General Paul

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    Dockery, David S.

     (125K)

    An Outline of Paul’s View of the Spiritual Life: Foundation for an Evangelical Spirituality

    "The Pauline view of the spiritual life can best be summarized by the statement in 2 Cor 3:17b, 'Where the Spirit of the Lord is, there is liberty.' The key concepts in the thought of Paul regarding the Christian life are here expressed: the Spirit, lordship and liberty. The Spirit's activities so widely permeated the apostle's thought that there is hardly any aspect of Christian experience outside of the sphere of the Spirit. We shall examine the main facets of the Spirit's activities by concentrating on both the individual and the community's corporate perspectives of the Christian life."
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    Dunn, James D. G.

     (147K)

    Paul for Today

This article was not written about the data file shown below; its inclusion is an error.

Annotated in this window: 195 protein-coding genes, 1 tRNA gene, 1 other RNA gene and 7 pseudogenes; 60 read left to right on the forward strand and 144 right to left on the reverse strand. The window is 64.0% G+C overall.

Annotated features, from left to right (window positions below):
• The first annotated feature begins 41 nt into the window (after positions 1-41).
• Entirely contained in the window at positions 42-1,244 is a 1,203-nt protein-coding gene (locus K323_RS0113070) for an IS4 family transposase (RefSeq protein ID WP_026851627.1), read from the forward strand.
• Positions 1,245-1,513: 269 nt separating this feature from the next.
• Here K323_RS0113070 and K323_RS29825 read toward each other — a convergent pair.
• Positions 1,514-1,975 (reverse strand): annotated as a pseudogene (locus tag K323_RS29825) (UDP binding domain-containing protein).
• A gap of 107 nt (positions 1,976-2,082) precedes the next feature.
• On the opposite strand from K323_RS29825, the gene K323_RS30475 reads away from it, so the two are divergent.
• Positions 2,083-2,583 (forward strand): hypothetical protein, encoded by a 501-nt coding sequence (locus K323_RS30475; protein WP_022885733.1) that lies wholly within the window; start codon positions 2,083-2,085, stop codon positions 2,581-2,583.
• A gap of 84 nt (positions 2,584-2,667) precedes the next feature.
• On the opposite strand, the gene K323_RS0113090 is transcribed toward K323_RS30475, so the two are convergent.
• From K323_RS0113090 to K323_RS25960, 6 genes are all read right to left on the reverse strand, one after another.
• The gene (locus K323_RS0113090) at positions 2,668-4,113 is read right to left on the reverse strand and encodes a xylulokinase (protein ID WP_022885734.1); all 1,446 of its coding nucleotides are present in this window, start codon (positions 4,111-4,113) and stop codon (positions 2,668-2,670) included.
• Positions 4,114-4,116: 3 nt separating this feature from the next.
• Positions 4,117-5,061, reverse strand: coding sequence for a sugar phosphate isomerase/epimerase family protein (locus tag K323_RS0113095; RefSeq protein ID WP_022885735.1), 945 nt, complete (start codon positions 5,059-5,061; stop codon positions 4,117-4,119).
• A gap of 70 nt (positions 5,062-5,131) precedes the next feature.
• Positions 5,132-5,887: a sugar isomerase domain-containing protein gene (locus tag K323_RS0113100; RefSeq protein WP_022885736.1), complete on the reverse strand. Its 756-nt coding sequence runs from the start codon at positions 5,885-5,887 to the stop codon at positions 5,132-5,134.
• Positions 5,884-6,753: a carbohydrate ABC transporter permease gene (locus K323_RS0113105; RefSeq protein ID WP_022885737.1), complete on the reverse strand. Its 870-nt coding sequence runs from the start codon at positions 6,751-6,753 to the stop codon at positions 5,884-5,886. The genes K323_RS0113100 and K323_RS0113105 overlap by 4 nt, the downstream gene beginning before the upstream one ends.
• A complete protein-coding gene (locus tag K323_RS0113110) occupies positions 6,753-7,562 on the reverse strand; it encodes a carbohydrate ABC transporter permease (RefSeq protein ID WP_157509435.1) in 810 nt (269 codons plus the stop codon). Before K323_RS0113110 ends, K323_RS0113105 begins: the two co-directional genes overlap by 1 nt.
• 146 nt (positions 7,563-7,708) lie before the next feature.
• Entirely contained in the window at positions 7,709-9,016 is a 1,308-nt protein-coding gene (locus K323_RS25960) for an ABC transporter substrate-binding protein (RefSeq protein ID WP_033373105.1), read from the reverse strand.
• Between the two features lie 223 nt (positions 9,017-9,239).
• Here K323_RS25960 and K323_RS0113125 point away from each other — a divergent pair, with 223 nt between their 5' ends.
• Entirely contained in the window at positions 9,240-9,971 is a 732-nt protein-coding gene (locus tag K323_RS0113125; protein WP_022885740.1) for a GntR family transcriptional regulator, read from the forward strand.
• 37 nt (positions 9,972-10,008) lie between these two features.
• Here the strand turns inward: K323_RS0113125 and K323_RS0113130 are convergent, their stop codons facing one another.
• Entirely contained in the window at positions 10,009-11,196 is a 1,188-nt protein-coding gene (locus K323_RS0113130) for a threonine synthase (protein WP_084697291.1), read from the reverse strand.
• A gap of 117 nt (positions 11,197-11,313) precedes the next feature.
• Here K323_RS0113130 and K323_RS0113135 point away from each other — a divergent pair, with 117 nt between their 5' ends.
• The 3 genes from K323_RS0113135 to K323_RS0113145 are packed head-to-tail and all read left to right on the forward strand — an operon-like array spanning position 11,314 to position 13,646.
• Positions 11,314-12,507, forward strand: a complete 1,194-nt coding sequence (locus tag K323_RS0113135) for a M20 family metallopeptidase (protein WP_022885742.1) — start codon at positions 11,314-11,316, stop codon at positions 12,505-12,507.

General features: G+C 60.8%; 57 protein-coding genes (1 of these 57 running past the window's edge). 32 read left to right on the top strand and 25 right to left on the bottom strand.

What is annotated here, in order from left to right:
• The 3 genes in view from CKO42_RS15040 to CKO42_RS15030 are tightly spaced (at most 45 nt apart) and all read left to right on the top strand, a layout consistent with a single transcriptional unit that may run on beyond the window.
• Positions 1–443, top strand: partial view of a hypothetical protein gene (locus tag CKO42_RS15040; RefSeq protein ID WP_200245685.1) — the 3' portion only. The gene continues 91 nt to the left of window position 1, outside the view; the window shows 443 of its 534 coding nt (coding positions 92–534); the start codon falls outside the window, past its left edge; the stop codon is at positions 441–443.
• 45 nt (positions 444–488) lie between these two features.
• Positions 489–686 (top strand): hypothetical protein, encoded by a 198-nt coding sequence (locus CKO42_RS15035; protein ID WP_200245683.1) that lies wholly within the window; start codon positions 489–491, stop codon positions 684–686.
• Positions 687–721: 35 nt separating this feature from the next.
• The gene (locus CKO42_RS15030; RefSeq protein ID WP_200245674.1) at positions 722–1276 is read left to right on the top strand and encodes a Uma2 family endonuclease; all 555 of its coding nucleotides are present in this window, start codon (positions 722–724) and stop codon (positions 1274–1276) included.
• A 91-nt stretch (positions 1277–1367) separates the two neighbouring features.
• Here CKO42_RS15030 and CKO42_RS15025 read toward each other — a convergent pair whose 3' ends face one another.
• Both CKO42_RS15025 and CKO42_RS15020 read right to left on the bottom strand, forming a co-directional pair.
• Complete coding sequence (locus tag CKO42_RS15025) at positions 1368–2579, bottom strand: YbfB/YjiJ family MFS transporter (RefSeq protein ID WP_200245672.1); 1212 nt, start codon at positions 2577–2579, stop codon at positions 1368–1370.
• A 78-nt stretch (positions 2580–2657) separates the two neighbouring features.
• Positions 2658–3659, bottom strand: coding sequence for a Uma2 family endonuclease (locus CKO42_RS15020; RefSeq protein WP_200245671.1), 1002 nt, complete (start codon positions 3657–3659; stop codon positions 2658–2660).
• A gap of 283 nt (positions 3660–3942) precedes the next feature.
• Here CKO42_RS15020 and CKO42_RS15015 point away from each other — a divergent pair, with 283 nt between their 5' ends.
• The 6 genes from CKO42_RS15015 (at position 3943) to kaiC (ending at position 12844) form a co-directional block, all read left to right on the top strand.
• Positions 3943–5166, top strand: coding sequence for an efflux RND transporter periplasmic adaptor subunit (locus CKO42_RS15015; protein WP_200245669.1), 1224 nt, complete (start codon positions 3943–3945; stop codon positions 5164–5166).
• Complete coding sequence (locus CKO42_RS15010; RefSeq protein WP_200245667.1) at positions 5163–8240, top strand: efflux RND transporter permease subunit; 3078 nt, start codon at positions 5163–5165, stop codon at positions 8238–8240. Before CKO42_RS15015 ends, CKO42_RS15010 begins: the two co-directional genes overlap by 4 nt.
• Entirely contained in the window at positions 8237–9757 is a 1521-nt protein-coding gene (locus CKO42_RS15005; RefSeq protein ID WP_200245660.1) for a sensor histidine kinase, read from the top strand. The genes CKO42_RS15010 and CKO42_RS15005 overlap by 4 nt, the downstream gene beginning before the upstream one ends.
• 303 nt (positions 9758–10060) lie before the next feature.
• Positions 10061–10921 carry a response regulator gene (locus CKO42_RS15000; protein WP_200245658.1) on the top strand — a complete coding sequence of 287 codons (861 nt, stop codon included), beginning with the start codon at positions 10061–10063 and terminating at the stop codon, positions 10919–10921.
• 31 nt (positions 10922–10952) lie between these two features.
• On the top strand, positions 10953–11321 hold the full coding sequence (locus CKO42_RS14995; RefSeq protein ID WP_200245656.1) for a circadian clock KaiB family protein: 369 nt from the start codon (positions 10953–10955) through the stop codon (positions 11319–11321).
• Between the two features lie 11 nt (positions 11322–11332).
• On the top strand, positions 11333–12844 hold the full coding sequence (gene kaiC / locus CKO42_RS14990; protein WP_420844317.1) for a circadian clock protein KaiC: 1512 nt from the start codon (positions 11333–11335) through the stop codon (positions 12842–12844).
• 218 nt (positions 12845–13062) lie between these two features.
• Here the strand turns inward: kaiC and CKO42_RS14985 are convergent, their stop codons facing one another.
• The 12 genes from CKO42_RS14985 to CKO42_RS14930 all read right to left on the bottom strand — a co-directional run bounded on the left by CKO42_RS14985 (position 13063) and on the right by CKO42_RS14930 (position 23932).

"...[T]hough great 20th century theologians like Barth and Bultmann have laboured long to enable the words of Paul to be heard again in the present age, the dominant impression still persists of a Paul far out of touch with modern concerns, the authoritarian spokesman of a male-dominated paternalism which grates with the values and aspirations of the late 20th century.To Jews, an apostate. To many Christians, a perverter of the simple majesty of Jesus’ message. To churchmen, an uncomfortable troublemaker. To the outsider, an obscure theologian. So, what price ‘Paul for Today’? Does he still have something to say to the contemporary church and world? Does Paul still translate across the centuries? Or is his message so inextricably tied to outmoded world views and social ideals that such attempts at translation are bound to fail? As the title suggests, I want to give a positive answer to such questions."